Razor Shines
01-26-2009, 04:34 PM
I agree with everyone who says to tell her the truth in the most loving and gentle way possible.

OldRightHander
01-26-2009, 11:50 PM
"Speak the truth in love" seems to be some pretty good advice.

Bip Roberts
01-27-2009, 05:36 PM
I still cry when I think about my dog :(

HumnHilghtFreel
01-27-2009, 10:40 PM
Thanks all for the replies.

She seems to be taking it all in pretty well. Still sad, but all things considered, she's being a trooper.

Johnny Footstool
01-28-2009, 10:08 AM
oh yeah: and get her another cat immediately. 4 year olds will bounce back quick.

This is good advice for any age.

When my cat died a few years ago, my wife, my other cat, and I spent a few miserable weeks moping around. Then we decided to try getting a new kitten. It was like someone flipped on a light switch the day I brought him home. Our other cat was visibly happier, and it helped my wife and I get past our grief.

Casey
01-28-2009, 04:29 PM
A lot of time kids will surprise you about how well they understand or handle things....sometimes much better than adults do. Honesty is always best, tempered for age as someone else had already mentioned.
Glad to her she took it so well. Losing a pet is a painful thing for the entire family to go through.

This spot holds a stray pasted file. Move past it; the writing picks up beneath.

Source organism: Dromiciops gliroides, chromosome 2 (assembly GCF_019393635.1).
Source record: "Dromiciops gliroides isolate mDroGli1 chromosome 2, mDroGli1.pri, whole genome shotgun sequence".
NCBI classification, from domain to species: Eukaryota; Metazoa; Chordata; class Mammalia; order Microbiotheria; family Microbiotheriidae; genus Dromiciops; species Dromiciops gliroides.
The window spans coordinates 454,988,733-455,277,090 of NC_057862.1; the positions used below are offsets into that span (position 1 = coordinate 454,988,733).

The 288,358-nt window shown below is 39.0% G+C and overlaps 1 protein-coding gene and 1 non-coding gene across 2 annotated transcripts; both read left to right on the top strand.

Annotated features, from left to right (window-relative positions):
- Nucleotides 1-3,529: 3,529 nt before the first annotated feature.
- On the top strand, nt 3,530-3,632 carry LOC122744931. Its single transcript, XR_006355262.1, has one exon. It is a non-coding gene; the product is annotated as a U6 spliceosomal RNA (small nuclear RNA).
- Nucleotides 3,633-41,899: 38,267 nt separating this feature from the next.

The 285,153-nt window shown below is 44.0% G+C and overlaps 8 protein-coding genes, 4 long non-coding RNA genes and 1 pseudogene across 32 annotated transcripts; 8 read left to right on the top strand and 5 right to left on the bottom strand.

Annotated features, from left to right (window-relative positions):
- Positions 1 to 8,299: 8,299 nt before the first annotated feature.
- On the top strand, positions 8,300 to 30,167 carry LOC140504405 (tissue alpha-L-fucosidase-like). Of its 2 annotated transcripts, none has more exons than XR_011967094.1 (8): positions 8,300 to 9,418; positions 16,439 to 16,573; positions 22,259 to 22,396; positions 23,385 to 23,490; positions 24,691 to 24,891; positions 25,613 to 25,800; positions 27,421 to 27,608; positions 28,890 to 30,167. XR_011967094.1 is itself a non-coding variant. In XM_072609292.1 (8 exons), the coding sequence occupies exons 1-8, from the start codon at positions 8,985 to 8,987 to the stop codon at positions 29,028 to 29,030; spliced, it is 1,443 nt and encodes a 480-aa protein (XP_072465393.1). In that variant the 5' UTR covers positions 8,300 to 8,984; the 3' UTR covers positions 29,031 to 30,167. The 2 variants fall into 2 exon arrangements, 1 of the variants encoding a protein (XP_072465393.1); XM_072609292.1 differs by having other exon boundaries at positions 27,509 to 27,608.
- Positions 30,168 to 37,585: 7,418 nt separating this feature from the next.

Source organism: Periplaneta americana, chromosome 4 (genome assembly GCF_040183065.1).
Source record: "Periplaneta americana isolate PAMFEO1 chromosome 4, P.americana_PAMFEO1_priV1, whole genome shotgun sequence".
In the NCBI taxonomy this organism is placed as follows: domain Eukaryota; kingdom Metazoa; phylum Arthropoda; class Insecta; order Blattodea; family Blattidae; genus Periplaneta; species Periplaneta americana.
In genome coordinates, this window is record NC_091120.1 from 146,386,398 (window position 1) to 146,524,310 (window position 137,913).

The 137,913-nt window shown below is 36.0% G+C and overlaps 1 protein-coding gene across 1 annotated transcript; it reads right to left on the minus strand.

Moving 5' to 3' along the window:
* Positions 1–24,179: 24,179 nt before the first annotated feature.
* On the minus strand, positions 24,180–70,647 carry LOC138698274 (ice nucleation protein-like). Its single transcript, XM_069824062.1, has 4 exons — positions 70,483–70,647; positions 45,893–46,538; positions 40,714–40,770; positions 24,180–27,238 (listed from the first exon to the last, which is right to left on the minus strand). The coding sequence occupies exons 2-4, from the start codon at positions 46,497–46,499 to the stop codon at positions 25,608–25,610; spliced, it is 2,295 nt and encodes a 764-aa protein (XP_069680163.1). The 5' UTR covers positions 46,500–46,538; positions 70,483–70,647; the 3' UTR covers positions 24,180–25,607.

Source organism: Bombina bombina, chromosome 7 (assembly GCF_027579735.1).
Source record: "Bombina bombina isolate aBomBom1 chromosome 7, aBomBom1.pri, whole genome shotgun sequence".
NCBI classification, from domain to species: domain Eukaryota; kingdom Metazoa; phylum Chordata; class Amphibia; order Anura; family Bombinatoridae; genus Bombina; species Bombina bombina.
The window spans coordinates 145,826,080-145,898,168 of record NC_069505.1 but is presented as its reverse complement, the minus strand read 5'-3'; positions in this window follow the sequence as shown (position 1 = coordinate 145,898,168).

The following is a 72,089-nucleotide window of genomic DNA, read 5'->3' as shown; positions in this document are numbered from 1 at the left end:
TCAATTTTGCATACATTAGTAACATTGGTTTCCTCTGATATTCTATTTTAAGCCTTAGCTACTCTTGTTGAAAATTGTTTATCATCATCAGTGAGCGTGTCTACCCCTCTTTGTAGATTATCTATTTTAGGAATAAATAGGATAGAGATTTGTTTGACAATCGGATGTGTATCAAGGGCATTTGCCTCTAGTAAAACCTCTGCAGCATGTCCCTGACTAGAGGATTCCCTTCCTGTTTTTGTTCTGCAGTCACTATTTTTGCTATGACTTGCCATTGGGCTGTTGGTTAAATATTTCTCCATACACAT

bucksfan
01-29-2009, 05:28 PM
When our beloved golden retriever died unexpectedly when our daughter was 3, we all had a very hard time with it. One thing that seemed to help was the book "Dog Heaven" by Cynthia Rylant. I have attached a link to the same type of book for cats (aptly named "Cat Heaven"). We ended up getting a rescue golden about 2 weeks later, and have had him ever since (almost 4 years now).

http://www.amazon.com/Cat-Heaven-Cynthia-Rylant/dp/0590100548

KittyDuran
01-30-2009, 09:51 PM
When our beloved golden retriever died unexpectedly when our daughter was 3, we all had a very hard time with it. One thing that seemed to help was the book "Dog Heaven" by Cynthia Rylant. I have attached a link to the same type of book for cats (aptly named "Cat Heaven"). We ended up getting a rescue golden about 2 weeks later, and have had him ever since (almost 4 years now).

http://www.amazon.com/Cat-Heaven-Cynthia-Rylant/dp/0590100548I'm definately going to purchase that book! I was crying just reading the reviews! Thanks! :thumbup: